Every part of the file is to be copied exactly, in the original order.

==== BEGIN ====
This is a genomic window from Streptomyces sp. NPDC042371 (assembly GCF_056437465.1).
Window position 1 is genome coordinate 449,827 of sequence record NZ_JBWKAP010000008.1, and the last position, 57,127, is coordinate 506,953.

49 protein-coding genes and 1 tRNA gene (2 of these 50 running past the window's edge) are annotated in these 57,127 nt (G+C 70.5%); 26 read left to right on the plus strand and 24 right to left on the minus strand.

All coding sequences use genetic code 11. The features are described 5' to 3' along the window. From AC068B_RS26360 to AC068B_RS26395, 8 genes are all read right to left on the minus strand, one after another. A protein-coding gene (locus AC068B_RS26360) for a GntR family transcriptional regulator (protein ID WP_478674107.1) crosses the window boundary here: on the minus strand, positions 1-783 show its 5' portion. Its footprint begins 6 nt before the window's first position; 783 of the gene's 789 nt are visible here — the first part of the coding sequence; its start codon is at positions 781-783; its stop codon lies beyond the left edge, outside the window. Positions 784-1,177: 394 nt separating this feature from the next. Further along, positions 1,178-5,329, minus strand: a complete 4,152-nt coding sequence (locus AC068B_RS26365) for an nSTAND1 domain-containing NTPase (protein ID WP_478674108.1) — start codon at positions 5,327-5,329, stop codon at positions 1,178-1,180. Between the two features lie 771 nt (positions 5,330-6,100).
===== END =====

This is a genomic window from Streptomyces sp. NPDC042371 (assembly GCF_056437465.1).
Window position 1 is genome coordinate 449,827 of sequence record NZ_JBWKAP010000008.1, and the last position, 57,127, is coordinate 506,953.

49 protein-coding genes and 1 tRNA gene (2 of these 50 running past the window's edge) are annotated in these 57,127 nt (G+C 70.5%); 26 read left to right on the plus strand and 24 right to left on the minus strand.

All coding sequences use genetic code 11. The features are described 5' to 3' along the window. From AC068B_RS26360 to AC068B_RS26395, 8 genes are all read right to left on the minus strand, one after another. A protein-coding gene (locus AC068B_RS26360) for a GntR family transcriptional regulator (protein ID WP_478674107.1) crosses the window boundary here: on the minus strand, positions 1-783 show its 5' portion. Its footprint begins 6 nt before the window's first position; 783 of the gene's 789 nt are visible here — the first part of the coding sequence; its start codon is at positions 781-783; its stop codon lies beyond the left edge, outside the window. Positions 784-1,177: 394 nt separating this feature from the next. Further along, positions 1,178-5,329, minus strand: a complete 4,152-nt coding sequence (locus AC068B_RS26365) for an nSTAND1 domain-containing NTPase (protein ID WP_478674108.1) — start codon at positions 5,327-5,329, stop codon at positions 1,178-1,180. Between the two features lie 771 nt (positions 5,330-6,100).